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General Ophthalmology Quiz 4
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Scott Burk, MD/PhD | Massachusetts Eye and Ear Infirmary, Harvard Medical School
Charlotte Thompson, MD | Massachusetts Eye and Ear Infirmary, Harvard Medical School

June 5, 1997
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Figure 1
Figures 1-2. Left and right eyes of a 25 year old woman. The apparent heterochromia is an artifact of the photography and lighting.
Figure 2
Questions and Answers
1. What systemic disease does this patient have?
Answer: The photographs demonstrate Lisch nodules and ectropion uvea in this patient who had a diagnosis of neurofibromatosis.

2. What is the prevalence, inheritance pattern, and chromosomal location of this condition?
Answer: NF-1 is one of the more common genetic disorders in humans with a prevalence of 1in 3000. The gene, located on chromosome 17, is inherited autosomal dominantly and spontaneous new mutations are common.

3. What are the cutaneous manifestations of this disease?
Answer: The classic cutaneous triad in NF-1 is café-au-lait spots, fibroma molluscum, and plexiform neurofibromas, in addition axillary and inguinal freckling is common.

4. What are the ocular manifestations of this disorder?
Answer: Lisch nodules (iris hamartomas) are the most common ocular manifestation of NF-1,and are present in more than 92% of patients over 5 years of age. The cutaneous manifestations mentioned above may occur on the lids. A plexiform neurofibroma of the upper lid may appear as a thickened area of the lid margin and may have the characteristic S-shaped lid deformity. Patients with plexiform neurofibroma on the lid may also have ipsilateral congenital glaucoma with or without buphthalmos and ectropion uvea. Patients may also have conjunctival hamartomas and prominent corneal nerves. Retinal astrocytic hamartomas, and choroidal hamartomas may also be seen in NF-1.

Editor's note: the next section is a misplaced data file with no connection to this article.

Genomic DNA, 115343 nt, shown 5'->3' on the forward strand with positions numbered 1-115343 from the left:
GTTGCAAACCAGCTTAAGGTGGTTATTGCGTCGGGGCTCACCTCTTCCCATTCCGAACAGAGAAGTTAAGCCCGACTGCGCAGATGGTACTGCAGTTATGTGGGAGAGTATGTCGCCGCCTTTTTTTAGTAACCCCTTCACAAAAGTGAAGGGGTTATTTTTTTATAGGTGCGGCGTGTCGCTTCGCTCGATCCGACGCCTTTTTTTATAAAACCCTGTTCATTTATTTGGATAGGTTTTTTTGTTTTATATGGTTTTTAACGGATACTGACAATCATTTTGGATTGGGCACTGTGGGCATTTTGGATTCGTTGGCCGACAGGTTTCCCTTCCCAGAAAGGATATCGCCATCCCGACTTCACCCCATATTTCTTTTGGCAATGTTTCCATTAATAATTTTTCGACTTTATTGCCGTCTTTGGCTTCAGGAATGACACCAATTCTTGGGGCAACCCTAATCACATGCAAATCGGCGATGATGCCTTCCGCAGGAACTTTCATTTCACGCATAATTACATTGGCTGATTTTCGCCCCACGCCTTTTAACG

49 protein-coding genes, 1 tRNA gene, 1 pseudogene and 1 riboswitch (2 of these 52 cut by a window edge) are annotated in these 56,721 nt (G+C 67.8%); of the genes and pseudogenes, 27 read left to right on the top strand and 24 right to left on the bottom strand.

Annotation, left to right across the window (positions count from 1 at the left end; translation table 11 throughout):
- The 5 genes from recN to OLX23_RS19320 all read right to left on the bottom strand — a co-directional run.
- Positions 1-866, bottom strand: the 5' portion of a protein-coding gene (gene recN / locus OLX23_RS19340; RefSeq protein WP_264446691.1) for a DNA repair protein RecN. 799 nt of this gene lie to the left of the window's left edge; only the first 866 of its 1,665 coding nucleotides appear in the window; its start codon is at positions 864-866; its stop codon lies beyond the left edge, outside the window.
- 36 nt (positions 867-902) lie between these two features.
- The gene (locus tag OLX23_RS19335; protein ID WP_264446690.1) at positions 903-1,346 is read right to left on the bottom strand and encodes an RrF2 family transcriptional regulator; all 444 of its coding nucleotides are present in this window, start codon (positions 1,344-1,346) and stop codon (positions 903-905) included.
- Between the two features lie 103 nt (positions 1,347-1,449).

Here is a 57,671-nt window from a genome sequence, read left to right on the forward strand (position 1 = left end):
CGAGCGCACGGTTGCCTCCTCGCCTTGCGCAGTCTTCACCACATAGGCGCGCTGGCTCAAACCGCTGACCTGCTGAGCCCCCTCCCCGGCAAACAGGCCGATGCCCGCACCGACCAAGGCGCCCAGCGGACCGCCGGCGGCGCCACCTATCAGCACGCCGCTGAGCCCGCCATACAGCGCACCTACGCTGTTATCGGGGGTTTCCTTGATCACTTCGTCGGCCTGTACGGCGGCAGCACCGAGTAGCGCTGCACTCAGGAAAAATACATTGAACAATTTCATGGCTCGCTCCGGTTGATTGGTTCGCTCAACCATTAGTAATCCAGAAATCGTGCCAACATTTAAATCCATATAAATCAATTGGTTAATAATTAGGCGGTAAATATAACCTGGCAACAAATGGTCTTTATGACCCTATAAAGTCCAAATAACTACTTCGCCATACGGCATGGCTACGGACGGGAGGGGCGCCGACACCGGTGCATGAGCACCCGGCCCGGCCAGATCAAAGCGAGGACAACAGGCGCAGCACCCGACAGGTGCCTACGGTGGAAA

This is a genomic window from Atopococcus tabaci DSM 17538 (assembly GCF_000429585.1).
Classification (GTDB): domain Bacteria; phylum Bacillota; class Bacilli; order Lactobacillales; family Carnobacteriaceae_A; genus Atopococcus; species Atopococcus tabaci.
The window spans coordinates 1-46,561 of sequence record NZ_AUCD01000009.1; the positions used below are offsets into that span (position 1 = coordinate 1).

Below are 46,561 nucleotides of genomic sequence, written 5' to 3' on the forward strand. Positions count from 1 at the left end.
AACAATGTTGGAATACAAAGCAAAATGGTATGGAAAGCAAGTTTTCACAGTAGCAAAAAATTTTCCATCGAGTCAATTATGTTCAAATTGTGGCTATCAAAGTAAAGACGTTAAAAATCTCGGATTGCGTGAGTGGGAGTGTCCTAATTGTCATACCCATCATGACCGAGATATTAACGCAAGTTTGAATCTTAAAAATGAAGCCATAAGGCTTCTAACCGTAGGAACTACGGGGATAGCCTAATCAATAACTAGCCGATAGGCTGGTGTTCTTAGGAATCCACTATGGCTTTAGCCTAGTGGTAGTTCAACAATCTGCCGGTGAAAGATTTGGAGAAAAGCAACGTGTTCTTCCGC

5. What other findings might be present? (CNS , skeletal, visceral?)
Answer: NF-1 patients may develop spinal cord and nerve root neurofibromas, as well as intracranial or spinal cord gliomas, and meningiomas which may lead to neurologic deficits. Characteristic skeletal manifestations of NF-1 include sphenoid dysplasia, progressive kyphoscoliosis, and non-healing fractures. Visceral involvement may include gastrointestinal hamartomas, and NF-1 patients have an increased incidence of pheochromocytoma.

6. What criteria are sufficient to make the diagnosis?
Answer: A diagnosis of NF-1 requires 2 or more of the following signs:

- 6 or more café-au-lait spots (larger than 5mm before puberty or 15mm after puberty)
- 2 neurofibromas of any type or 1 plexiform neurofibroma
- Axillary or inguinal freckling
- Optic pathway glioma
- 2 or more Lisch nodules
- A characteristic osseous lesion
- A first degree relative with NF-1

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